Falcipains are major haemoglobinases of Plasmodium falciparum required for parasite growth and development. They consist of pro- and mature domains that interact via 'hot-spot' interactions and maintain the structural integrity of enzyme in zymogen state. Upon sensing the acidic environment, these interactions dissociate and active enzyme is released. For inhibiting falcipains, several active site inhibitors exist, however, compounds that target via allosteric mechanism remains uncharacterized. Therefore, we designed and synthesized six azapeptide compounds, among which, NA-01 & NA-03 arrested parasite growth by specifically blocking the auto-processing of falcipains. Inhibitors showed high affinity for enzymes in presence of the prodomain without affecting the secondary structure. Binding of NA-03 at the interface induced rigidity in the prodomain preventing structural reorganization. We further reported a histidine-dependent activation of falcipain. Collectively, for the first time we provide a framework for blocking the allosteric site of crucial haemoglobinases of the human malaria parasite. Targeting the allosteric site could provide high selectivity and less vulnerable to drug resistance.

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  • 7.
    Prasad, Bagineni
    et al.
    Umeå University, Faculty of Science and Technology, Department of Chemistry.
    Das, Rabindra Nath
    Umeå University, Faculty of Science and Technology, Department of Chemistry.
    Jamroskovic, Jan
    Umeå University, Faculty of Medicine, Department of Medical Biochemistry and Biophysics.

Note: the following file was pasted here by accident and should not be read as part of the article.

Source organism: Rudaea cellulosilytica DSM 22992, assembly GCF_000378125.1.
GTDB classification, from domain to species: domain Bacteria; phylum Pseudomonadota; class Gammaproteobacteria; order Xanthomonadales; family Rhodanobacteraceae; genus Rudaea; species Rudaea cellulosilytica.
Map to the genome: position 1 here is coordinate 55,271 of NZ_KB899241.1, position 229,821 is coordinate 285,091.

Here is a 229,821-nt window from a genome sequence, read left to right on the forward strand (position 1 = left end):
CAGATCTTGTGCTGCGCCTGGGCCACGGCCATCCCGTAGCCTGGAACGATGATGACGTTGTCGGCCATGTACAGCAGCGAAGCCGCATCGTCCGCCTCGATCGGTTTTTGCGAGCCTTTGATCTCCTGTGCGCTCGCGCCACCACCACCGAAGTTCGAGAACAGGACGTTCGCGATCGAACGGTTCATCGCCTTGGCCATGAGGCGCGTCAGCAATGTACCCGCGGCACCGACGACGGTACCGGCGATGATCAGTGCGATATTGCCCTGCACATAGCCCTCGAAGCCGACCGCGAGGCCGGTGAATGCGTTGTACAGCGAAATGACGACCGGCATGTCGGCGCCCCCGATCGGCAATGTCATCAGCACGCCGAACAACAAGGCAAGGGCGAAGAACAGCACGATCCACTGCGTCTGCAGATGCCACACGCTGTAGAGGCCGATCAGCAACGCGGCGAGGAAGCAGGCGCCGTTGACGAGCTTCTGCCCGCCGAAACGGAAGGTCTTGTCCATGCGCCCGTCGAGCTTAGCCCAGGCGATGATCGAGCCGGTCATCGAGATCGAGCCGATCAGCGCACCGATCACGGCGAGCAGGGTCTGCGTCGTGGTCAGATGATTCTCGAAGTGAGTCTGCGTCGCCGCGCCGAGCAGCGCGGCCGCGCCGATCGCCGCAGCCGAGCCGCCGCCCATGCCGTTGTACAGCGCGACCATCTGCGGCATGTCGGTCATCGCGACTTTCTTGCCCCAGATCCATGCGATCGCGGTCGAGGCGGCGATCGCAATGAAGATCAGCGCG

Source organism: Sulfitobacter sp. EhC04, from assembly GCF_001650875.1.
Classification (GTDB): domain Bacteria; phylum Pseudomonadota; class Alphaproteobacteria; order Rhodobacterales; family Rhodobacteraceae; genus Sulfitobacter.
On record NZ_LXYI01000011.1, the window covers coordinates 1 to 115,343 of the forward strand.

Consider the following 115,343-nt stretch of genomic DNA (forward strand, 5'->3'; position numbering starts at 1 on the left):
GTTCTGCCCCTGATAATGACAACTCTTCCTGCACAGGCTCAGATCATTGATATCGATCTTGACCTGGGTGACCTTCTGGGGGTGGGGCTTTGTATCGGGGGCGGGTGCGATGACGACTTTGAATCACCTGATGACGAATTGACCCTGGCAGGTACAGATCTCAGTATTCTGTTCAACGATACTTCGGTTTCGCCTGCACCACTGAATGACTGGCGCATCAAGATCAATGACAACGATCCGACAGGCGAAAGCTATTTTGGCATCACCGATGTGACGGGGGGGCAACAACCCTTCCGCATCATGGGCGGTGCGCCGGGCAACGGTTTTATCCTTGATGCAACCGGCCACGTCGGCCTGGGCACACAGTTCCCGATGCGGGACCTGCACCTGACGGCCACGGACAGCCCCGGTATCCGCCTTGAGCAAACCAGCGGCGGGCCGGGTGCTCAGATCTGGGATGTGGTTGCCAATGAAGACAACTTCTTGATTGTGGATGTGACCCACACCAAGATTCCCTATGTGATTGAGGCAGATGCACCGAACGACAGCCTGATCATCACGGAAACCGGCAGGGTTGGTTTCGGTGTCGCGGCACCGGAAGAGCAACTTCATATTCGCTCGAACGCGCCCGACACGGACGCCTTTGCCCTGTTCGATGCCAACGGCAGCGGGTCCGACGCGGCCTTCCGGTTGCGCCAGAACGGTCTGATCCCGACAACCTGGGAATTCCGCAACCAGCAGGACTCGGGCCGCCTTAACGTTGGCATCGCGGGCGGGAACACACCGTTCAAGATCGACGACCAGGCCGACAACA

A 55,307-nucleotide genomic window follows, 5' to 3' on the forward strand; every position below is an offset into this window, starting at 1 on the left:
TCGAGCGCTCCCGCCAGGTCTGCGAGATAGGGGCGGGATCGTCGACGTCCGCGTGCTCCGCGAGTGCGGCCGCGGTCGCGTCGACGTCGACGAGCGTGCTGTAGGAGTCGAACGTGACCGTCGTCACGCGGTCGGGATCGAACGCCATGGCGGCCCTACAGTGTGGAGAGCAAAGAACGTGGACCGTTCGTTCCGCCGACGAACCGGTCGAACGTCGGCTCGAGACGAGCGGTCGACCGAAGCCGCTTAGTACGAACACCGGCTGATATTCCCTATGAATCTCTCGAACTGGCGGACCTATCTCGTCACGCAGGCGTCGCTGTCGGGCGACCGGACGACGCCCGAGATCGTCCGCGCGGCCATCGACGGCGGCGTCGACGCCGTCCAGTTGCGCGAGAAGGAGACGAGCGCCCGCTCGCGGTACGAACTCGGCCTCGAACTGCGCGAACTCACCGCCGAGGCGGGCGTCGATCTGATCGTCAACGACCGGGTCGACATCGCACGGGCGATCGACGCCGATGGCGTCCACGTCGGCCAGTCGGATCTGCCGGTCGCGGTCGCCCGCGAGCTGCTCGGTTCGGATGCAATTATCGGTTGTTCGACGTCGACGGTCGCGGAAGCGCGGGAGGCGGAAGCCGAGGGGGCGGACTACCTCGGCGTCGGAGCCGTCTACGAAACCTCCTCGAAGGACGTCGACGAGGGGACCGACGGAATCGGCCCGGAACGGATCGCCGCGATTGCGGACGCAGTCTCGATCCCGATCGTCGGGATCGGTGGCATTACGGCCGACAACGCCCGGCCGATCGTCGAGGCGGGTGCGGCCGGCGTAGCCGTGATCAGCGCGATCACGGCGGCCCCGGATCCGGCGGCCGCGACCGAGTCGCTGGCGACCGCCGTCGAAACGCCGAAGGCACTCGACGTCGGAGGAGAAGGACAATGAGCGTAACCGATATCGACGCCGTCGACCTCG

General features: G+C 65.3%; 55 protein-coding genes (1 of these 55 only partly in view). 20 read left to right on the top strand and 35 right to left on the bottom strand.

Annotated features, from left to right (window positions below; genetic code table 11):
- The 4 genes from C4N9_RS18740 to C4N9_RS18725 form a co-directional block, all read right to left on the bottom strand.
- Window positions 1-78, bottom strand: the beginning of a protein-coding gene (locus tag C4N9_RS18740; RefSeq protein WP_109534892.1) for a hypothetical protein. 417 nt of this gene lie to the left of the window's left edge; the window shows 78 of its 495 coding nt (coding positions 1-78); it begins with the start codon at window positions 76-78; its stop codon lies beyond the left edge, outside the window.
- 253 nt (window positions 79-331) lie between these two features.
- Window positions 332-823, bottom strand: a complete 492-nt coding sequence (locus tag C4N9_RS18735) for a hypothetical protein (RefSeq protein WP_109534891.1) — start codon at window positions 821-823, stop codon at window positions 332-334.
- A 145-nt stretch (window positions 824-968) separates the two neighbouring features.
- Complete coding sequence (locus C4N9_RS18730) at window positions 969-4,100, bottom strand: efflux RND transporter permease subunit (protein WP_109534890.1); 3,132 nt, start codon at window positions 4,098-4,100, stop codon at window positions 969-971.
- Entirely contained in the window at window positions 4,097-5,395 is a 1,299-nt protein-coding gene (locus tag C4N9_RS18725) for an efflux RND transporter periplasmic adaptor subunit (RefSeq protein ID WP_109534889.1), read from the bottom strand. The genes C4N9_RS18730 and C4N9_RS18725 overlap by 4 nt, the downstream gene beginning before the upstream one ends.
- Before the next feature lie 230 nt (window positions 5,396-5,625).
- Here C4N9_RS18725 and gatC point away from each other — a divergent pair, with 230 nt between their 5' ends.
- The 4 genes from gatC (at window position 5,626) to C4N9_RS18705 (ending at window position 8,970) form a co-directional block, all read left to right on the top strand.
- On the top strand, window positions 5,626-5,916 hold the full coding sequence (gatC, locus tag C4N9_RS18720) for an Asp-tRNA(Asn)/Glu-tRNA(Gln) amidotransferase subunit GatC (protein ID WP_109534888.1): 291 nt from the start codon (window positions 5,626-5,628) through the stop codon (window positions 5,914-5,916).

Kumar, Rajendra
    Umeå University, Faculty of Science and Technology, Department of Chemistry.
    Hedenström, Mattias
    Umeå University, Faculty of Science and Technology, Department of Chemistry.
    Sabouri, Nasim
    Umeå University, Faculty of Medicine, Department of Medical Biochemistry and Biophysics.
    Chorell, Erik
    Umeå University, Faculty of Science and Technology, Department of Chemistry.
    The Relation Between Position and Chemical Composition of Bis-Indole Substituents Determines Their Interactions With G-Quadruplex DNA2020In: Chemistry - A European Journal, ISSN 0947-6539, E-ISSN 1521-3765, Vol. 26, no 43, p. 9561-9572Article in journal (Refereed)
    Abstract [en]

    G‐quadruplex (G4) DNA structures are linked to fundamental biological processes and human diseases, which has triggered the development of compounds that affect these DNA structures. However, more knowledge is needed about how small molecules interact with G4 DNA structures. This study describes the development of a new class of bis‐indoles (3,3‐diindolyl‐methyl derivatives) and detailed studies of how they interact with G4 DNA using orthogonal assays, biophysical techniques, and computational studies. This revealed compounds that strongly bind and stabilize G4 DNA structures, and detailed binding interactions which e.g. show that charge variance can play a key role in G4 DNA binding. Furthermore, the structure‐activity relationships generated opened the possibilities to replace or introduce new substituents on the core structure, which is of key importance to optimize compound properties or introduce probes to further expand the possibilities of these compounds as tailored research tools to study G4 biology.

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  • 8.
    Prasad, Bagineni
    et al.
    Umeå University, Faculty of Science and Technology, Department of Chemistry.
    Jamroskovic, Jan
    Umeå University, Faculty of Medicine, Department of Medical Biochemistry and Biophysics.
    Bhowmik, Sudipta
    Umeå University, Faculty of Science and Technology, Department of Chemistry. Department of Biophysics, Molecular Biology & Bioinformatics, University of Calcutta, Kolkata, India.
    Kumar, Rajendra
    Umeå University, Faculty of Science and Technology, Department of Chemistry.
    Romell, Tajanena
    Umeå University, Faculty of Science and Technology, Department of Chemistry.
    Sabouri, Nasim
    Umeå University, Faculty of Medicine, Department of Medical Biochemistry and Biophysics.